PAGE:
Truth is, the record shows that few of the Governor’s past hoped-fors have come true.  Nor is there much expectation that throwing more of the same – legislation, public policies and money – at complex matters will do any good.  

Take housing, for example. When he ran for office two years ago, candidate Gavin Newsom promised that under his leadership the state would add 3.5 million units of housing to the state’s insufficient total by the year 2025 – equating to about 500,000 per year.  (That might have been asking too much since only twice in its 169-year history has California produced even half that number of new homes in one year.)  The building industry and other housing advocates cheered the vow and expected radical change to follow.

Yet, last year, after the Governor – and the Legislature – spent billions of dollars and purportedly “streamlined” the local approval process, building permits went down, to an annual level of just more than 110,000 units, a full 12 percent, according to the state’s Department of Finance (DOF).  The agency also reported that permits for multifamily housing were down nearly 20 percent. This occurred despite the Governor’s report that with last year’s legislation and administrative actions Sacramento had “paved a way for the state and local jurisdictions to address” California’s housing crisis.  One wonders whether governmental actions were instead “paving a way” to more malaise.

Could it be that lawmakers and the Governor have gotten the housing fix wrong?  After all, the state’s chief executive, in addition to pointing out how he’s taken considerable administrative actions to stimulate desperately needed production, highlights several legislative accomplishments from last year, as well.  For example, although his overview of the housing problem in this year’s budget speaks to the laggard local approval process and mounting local barriers to new construction, in the same document the Governor celebrates bills he signed into law that seriously constrain or discourage it.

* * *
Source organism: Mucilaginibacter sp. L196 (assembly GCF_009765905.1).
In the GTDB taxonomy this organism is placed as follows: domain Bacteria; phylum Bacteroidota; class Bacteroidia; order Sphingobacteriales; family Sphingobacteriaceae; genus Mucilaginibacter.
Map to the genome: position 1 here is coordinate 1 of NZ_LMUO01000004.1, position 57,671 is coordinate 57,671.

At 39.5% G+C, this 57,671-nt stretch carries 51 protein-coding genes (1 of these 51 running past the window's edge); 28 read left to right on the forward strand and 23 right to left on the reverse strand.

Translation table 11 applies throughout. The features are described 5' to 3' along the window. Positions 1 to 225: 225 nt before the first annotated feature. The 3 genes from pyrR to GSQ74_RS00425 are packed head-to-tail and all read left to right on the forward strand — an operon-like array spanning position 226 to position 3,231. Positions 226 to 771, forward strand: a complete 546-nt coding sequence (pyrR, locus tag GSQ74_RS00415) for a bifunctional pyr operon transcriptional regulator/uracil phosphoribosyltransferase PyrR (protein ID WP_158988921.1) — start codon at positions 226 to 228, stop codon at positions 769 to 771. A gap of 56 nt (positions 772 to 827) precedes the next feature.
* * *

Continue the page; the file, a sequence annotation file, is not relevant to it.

AB 1482 is one of those bills.  AB 1482 (Chiu) among other things, subjects a California landlord’s eviction actions to dispute – typically requiring a court’s review and response.  Such cases are costly, including a loss of rent, and rarely vindicate the landlord. The bill – now a gubernatorial-approved law – also caps state rent increases, ultimately discouraging builders from building.

Governor Newsom doubled down on AB 1482 by spending millions in state funding last year – in keeping with “the need to create stable housing among renters” – to further assist the legal maneuvering of tenants.

Furthermore, in this year’s Budget recap, the Governor lauds as reform of California’s arcane land-use and project-approval practices the enactment last year of SB 113 (Skinner).  He calls it a win for housing. Yet, the legislation, while prohibiting certain local policies which inhibit production (an unmistakable good thing), it preserves housing’s biggest constraints, such as the California Environmental Quality Act (CEQA) and locally legislated limits on growth. 

Also in the summary, the Governor has harsh things to say, as he should, about local impact fees – especially since they run as high as $150,000 per house.  But, as the solution he touts a voter-approved bond for K-12 public schools and higher education because theoretically the more money that goes to schools means that districts will demand lower fees.  That’s sort of true since SB 50, which passed in 1998, restricts gouging builders. But, school tariffs add up to less than 10 percent of the problem of locally skyrocketing fees. What about the remainder?   

Finally, the Governor can’t make up his mind between using a carrot or stick in dealing with communities’ reluctance to build new housing.  Indeed, Budget summary rhetoric includes superlatives about local governments, using such terms as “encourage”, “technical assistance” and “working with” to illustrate a more cooperative approach.   

Yet, just a few short paragraphs later the Governor embraces different language, talking about new legal remedies available to state government and threatening to withhold cash from localities which don’t approve housing.  And, in case you didn’t believe his courtroom strategy, remember that the Governor sued the City of Huntington Beach for its failure to identify adequate sites for development.

This year’s Budget summary talks a good game, so far, but we’re still waiting for the Governor to produce matching results.

Timothy L. Coyle is a consultant specializing in housing issues.

This article was originally published by Fox and Hounds Daily.

Homelessness Task Force Isn’t Up To The Task

A state homelessness task force is recommending that local governments be hauled into court if they aren’t moving people off the streets. It’s unlikely to help. The most probable outcome is an increased burden on the courts and a higher dose of politics into an arena where politics have already failed.